President Donald Trump wants to jail Wikileaks founder Julian Assange and “keep him quiet”, a court has heard.
US lawyer Eric Lewis claimed rumours Trump had been aided by foreign powers in the 2016 election continued to be viewed by the American leader as “undermining his legitimacy”, according to his witness statement presented to Assange’s extradition hearing.
Lewis asserted: “Wikileaks and Mr Assange pose a threat to the legitimacy of Trump’s [election] campaign that he is desperate to squash by diverting attention and imprisoning Mr Assange.
“Wikileaks is a vulnerability for Trump because of the evidentiary links between his campaign and Wikileaks.”
In October 2016, Wikileaks published Democratic National Committee emails to the “undoubted benefit of Trump”, according to Lewis.
Trump had regularly praised Wikileaks during his campaign, remarking: “I love Wikileaks,” the court heard.
But by 2019, he claimed to know nothing about the organisation, only that “there is something having to do with Julian Assange”, it was alleged.
In his statement, Lewis said: “The prosecution of Julian Assange is part of Trump’s efforts to distract attention from the help that Wikileaks gave to focus attention on the earlier leaks, which are much more politically potent for him.
“He wants to put Mr Assange in jail and keep him quiet.”
Under cross-examination at the Old Bailey on Tuesday, Lewis was challenged on his statement about Trump.
A lawyer for the US Government asked: “Are you saying that this is a politically motivated prosecution of someone who helped Mr Trump get elected in 2016?”
The witness replied: “I’m saying it was a politically motivated prosecution.”
Lewis said that at one point in 2010, Trump had called for the death penalty, before changing his view and then later changing it again to be more negative towards Assange and Wikileaks.
On his claim Trump wanted to silence Assange and put him in jail, the US prosecutor said: “Surely a public trial has the complete opposite effect?
“I’m putting to you it’s just conjecture.”
Lewis, who gave evidence by video link, replied: “It’s an informed assumption putting together the facts and comments from numerous sources.”
Assange is fighting extradition to the US following the leaks of hundreds of thousands of classified documents in 2010 and 2011.
The 49-year-old, who has been in high-security Belmarsh Prison for 16 months, is facing 18 charges including plotting to hack computers and conspiring to obtain and disclose national defence information.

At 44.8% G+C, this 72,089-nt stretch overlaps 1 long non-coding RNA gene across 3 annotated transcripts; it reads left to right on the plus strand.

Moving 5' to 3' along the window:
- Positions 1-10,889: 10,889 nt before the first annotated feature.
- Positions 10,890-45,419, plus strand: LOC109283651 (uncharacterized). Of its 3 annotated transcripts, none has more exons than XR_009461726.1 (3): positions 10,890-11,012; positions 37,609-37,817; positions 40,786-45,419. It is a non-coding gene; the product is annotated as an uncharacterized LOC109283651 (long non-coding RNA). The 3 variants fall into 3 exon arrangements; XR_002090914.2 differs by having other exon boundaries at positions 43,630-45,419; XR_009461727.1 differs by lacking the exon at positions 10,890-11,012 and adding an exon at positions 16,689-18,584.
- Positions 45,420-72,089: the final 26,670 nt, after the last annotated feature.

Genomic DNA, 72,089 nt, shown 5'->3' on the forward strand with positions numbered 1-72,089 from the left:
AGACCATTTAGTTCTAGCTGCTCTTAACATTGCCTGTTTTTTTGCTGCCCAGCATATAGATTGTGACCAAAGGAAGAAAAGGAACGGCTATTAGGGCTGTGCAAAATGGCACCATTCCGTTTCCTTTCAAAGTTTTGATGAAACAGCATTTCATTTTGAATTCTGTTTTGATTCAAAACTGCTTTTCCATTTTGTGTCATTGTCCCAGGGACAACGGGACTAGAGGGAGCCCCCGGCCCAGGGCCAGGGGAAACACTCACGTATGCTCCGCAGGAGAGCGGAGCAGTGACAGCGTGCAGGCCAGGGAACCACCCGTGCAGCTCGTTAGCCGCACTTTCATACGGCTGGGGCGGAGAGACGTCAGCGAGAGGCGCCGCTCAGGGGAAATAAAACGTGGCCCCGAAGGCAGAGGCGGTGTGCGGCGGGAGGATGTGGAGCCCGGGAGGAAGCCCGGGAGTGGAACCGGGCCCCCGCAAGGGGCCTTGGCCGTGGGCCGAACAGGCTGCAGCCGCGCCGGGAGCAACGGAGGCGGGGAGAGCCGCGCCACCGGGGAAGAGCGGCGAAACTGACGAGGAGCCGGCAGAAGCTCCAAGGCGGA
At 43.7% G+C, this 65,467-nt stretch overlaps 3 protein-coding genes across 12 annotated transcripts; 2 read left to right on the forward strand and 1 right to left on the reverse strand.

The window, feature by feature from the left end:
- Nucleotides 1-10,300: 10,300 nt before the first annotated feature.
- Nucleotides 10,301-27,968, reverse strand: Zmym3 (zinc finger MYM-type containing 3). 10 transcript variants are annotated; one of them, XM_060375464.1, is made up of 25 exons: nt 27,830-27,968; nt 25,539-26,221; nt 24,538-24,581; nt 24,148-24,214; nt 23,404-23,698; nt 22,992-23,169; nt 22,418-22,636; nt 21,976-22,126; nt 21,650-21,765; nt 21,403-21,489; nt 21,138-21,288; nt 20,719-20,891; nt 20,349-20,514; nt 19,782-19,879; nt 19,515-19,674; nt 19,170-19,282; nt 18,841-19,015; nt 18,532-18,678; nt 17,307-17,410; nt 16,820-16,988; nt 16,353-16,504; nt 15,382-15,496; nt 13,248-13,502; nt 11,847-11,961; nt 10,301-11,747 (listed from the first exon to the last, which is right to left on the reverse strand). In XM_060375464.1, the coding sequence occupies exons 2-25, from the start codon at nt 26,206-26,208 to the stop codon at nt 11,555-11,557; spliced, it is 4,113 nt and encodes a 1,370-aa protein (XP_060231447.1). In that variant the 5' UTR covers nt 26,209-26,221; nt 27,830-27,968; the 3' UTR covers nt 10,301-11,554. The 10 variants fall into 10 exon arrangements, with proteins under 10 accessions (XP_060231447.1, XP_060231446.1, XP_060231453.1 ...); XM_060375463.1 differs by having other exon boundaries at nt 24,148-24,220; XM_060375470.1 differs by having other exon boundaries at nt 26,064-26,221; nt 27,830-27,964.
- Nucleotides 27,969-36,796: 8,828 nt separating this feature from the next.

Earlier, Lewis was also challenged on his claim that Assange faces 175 years in jail if convicted in the US.
James Lewis QC, for US government, said: “The 175 years you are saying is simply a soundbite on behalf of the defence.
“You don’t really expect him to be sentenced to that?”
The witness replied that there was a reasonable “likelihood”.
The next witness, Tom Durkin, a former assistant district attorney, told of problems in preparing a defence in cases like Assange’s dealing with classified documents.
Durkin, who has 47 years’ experience in US law, said: “It’s an incredibly difficult handicap to deal with.”
On whether Assange could face a sentence amounting to the rest of his life, he said: “I think that’s a very likely possibility.”
Based on his experience, the lawyer said a realistic sentence could be between 30 and 40 years in jail if Assange was convicted.
He added that other allegations not included in the charges could be taken into account on sentence.
Durkin added: “The court has other discretion in determining what information it will hear and rely on – and that works both ways.”
The witness said: “What I said in my affidavit, I said it was more likely than not that there were political considerations that influenced the decision to charge him at the time he was first charged by the Trump administration.”
He agreed with the suggestion by defence lawyer Edward Fitzgerald QC that the “quantum leap” in new charges against Assange could also have been similarly influenced.
Cross examining, a lawyer for the US government asked: “Are you saying he [Assange] will not get a fair trial in the US or are you just saying it’s going to be difficult.”
Durkin replied: “I do not believe he will be able to get what I would consider to be a fair trial.”
The extradition case at the Old Bailey is expected to go on for four weeks.
Picture: PA Wire/Elizabeth Cook
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